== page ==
Last month I began Shalom Auslander’s new novel, Hope: A Tragedy. However, I put the book aside for a few weeks and then forgot what I had read. So this weekend I started the novel over, and I’m glad I did. Auslander is good writer with a wonderful sense of humor. I read his first book, Beware of God: Stories, a few years ago, and I thought his fiction was pretty good. So far, Hope is turning out to be even better than his short-story collection, and the premise is what has captured my attention. From what I’ve read so far, up to page 62, it’s the story of Solomon Kugel, a neurotic urbanite who moves with his wife and small son to an nondescript farming community. As the novel opens, and as he lies awake worrying about a a recent surge of arson in his community, Kugel hears some tapping in his attic and goes up to investigate. He expects to see rat turds, evidence that they are what has been causing the noise, but he discovers much to his surprise that an old woman is living in his attic. Making matters even more complicated, and even more hilarious, he learns that this woman is a Holocaust survivor…and what is more, she claims to be Anne Frank. She has a little living space in his attic, behind boxes that have been stored in the attic and have been arranged to shield her from discovery, and in her space she has a makeshift desk with a computer and printer. She’s in the midst of writing a novel, years in the making, and a literary exercise that she hopes will shadow her diaries (which, of course, have gained wide recognition despite her not actually being dead). Here is another Anne Frank narrative, one to stand alongside Philip Roth’s The Ghost Writer and perhaps Nathan Englander’s What We Talk about When We Talk about Anne Frank: Stories (I’m not sure about the latter, since I haven’t yet read it). Auslander’s novel definitely has me hooked, and I can’t wait to continue my reading so that I can find out how the Anne Frank angle plays out.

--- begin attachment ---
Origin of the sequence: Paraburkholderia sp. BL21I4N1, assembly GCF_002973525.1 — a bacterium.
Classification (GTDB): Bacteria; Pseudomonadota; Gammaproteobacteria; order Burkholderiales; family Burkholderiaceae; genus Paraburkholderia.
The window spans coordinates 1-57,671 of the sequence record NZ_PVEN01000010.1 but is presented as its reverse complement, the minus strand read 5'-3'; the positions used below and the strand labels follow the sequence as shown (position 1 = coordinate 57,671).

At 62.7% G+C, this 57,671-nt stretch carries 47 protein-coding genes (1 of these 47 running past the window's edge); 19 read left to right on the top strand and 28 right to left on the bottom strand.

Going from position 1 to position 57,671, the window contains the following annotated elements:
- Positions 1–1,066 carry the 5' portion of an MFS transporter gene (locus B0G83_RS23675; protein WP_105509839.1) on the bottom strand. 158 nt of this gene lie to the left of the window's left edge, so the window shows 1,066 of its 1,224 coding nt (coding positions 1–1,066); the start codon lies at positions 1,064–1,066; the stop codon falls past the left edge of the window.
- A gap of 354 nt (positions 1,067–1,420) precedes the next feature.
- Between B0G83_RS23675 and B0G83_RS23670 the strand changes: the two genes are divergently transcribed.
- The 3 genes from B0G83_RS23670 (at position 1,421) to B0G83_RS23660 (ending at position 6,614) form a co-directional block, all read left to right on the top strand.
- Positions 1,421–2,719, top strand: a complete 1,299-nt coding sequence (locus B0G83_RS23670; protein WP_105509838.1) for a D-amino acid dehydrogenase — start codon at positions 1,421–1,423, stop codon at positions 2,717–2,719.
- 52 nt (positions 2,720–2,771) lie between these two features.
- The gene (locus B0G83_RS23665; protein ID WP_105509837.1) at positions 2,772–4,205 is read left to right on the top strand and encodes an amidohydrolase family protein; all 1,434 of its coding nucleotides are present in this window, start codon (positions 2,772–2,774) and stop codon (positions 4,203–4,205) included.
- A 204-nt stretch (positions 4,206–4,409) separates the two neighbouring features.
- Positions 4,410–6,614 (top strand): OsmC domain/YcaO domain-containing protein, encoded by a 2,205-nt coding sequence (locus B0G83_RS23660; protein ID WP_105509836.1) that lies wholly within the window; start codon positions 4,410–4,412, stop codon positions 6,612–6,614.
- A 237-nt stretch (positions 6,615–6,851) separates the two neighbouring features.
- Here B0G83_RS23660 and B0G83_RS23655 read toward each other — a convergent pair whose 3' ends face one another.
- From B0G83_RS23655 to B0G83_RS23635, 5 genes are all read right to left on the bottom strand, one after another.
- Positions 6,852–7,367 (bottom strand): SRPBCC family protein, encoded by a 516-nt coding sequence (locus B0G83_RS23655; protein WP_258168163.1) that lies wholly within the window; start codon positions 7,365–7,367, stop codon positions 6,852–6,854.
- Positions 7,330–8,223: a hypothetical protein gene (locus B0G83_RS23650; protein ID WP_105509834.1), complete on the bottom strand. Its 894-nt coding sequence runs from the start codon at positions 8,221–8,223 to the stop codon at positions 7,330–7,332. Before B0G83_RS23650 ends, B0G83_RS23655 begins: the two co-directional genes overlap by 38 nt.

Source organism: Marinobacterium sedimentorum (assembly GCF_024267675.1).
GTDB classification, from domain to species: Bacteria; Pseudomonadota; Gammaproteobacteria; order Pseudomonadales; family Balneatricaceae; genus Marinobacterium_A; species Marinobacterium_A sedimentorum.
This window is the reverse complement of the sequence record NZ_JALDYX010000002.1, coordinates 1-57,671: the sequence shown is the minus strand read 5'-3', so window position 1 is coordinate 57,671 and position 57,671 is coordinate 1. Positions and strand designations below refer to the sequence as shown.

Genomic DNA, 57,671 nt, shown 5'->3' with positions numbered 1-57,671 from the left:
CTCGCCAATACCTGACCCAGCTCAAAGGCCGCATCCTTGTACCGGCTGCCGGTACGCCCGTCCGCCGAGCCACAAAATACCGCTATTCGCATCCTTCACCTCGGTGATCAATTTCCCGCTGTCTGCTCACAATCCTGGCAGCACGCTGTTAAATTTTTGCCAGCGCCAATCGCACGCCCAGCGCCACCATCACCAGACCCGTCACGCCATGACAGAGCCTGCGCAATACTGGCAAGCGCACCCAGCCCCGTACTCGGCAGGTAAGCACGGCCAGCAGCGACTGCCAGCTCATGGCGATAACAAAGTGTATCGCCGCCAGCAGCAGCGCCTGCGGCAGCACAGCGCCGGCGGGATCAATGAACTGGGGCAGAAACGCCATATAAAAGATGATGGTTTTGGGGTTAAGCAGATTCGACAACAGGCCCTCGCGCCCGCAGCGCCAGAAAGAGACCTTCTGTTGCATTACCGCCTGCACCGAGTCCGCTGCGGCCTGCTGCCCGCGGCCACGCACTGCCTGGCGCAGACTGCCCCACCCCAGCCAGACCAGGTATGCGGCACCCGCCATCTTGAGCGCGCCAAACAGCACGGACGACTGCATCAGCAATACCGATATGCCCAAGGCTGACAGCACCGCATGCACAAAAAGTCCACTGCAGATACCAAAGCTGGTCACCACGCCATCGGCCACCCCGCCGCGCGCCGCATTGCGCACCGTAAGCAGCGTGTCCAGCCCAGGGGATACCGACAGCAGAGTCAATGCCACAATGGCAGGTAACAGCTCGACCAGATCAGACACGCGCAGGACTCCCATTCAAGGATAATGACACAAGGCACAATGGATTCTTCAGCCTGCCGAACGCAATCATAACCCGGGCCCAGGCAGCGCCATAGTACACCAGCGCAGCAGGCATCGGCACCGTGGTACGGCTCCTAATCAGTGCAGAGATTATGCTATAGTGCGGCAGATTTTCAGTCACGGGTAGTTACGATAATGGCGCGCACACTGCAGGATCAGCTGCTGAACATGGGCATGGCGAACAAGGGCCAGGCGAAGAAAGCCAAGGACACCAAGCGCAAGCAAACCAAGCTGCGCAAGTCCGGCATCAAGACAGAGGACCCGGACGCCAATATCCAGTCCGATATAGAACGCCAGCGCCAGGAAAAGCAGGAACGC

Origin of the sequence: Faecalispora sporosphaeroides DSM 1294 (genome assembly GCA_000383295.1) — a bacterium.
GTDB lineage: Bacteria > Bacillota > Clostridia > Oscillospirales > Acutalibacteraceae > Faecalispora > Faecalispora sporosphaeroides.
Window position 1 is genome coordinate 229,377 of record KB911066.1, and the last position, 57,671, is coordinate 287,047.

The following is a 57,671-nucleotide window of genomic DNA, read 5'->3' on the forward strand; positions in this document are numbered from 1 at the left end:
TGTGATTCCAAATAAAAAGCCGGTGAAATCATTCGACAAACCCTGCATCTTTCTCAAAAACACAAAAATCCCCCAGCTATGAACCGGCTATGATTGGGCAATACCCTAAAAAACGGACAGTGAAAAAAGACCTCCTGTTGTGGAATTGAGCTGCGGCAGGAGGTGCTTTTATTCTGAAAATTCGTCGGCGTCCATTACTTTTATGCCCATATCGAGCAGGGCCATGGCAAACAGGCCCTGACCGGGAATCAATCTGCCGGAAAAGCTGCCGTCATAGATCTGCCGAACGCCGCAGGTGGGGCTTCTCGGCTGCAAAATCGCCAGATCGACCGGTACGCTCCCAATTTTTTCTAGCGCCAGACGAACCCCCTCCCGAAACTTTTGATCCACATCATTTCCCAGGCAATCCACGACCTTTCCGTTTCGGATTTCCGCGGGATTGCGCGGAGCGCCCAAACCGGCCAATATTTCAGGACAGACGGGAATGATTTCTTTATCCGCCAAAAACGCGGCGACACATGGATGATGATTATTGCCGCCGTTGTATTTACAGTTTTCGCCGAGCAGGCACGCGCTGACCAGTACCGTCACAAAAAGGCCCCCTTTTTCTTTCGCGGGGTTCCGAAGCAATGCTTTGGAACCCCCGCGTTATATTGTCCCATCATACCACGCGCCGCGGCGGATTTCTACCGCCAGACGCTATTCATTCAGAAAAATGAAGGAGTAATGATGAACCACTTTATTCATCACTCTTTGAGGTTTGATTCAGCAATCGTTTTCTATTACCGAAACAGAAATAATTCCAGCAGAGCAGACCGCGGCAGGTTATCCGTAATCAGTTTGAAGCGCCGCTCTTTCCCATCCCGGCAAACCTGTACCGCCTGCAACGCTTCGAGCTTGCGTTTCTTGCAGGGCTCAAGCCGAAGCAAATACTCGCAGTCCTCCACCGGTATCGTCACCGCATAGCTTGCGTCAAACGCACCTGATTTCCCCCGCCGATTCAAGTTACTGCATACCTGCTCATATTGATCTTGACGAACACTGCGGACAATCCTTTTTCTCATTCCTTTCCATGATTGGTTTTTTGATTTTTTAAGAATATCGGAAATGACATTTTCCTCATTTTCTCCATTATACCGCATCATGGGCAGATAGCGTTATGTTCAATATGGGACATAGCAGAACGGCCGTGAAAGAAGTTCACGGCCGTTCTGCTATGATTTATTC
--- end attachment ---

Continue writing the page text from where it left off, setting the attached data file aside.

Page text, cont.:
For great videos that preview the novel, check out the novel’s page on Amazon.com. Funny stuff!